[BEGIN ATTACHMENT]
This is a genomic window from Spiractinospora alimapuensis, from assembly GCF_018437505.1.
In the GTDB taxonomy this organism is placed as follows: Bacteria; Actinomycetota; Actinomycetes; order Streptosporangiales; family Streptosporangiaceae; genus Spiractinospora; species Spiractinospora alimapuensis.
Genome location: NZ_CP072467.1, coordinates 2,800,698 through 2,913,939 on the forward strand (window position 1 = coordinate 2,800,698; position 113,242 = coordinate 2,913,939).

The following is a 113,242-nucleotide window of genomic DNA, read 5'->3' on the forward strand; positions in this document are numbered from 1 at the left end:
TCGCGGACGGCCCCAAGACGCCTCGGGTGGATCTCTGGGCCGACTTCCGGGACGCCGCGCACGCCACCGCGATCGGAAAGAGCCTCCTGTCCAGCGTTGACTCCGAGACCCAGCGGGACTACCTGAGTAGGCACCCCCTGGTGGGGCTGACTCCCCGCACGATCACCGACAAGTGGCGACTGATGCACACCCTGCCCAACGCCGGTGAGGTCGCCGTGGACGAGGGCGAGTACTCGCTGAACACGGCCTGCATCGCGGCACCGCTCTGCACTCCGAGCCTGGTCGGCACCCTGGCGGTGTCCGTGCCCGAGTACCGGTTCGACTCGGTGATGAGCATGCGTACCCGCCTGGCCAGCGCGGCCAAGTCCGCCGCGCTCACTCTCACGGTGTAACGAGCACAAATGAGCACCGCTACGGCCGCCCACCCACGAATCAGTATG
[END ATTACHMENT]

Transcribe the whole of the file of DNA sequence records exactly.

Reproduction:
This is a genomic window from Spiractinospora alimapuensis, from assembly GCF_018437505.1.
In the GTDB taxonomy this organism is placed as follows: Bacteria; Actinomycetota; Actinomycetes; order Streptosporangiales; family Streptosporangiaceae; genus Spiractinospora; species Spiractinospora alimapuensis.
Genome location: NZ_CP072467.1, coordinates 2,800,698 through 2,913,939 on the forward strand (window position 1 = coordinate 2,800,698; position 113,242 = coordinate 2,913,939).

The following is a 113,242-nucleotide window of genomic DNA, read 5'->3' on the forward strand; positions in this document are numbered from 1 at the left end:
TCGCGGACGGCCCCAAGACGCCTCGGGTGGATCTCTGGGCCGACTTCCGGGACGCCGCGCACGCCACCGCGATCGGAAAGAGCCTCCTGTCCAGCGTTGACTCCGAGACCCAGCGGGACTACCTGAGTAGGCACCCCCTGGTGGGGCTGACTCCCCGCACGATCACCGACAAGTGGCGACTGATGCACACCCTGCCCAACGCCGGTGAGGTCGCCGTGGACGAGGGCGAGTACTCGCTGAACACGGCCTGCATCGCGGCACCGCTCTGCACTCCGAGCCTGGTCGGCACCCTGGCGGTGTCCGTGCCCGAGTACCGGTTCGACTCGGTGATGAGCATGCGTACCCGCCTGGCCAGCGCGGCCAAGTCCGCCGCGCTCACTCTCACGGTGTAACGAGCACAAATGAGCACCGCTACGGCCGCCCACCCACGAATCAGTATG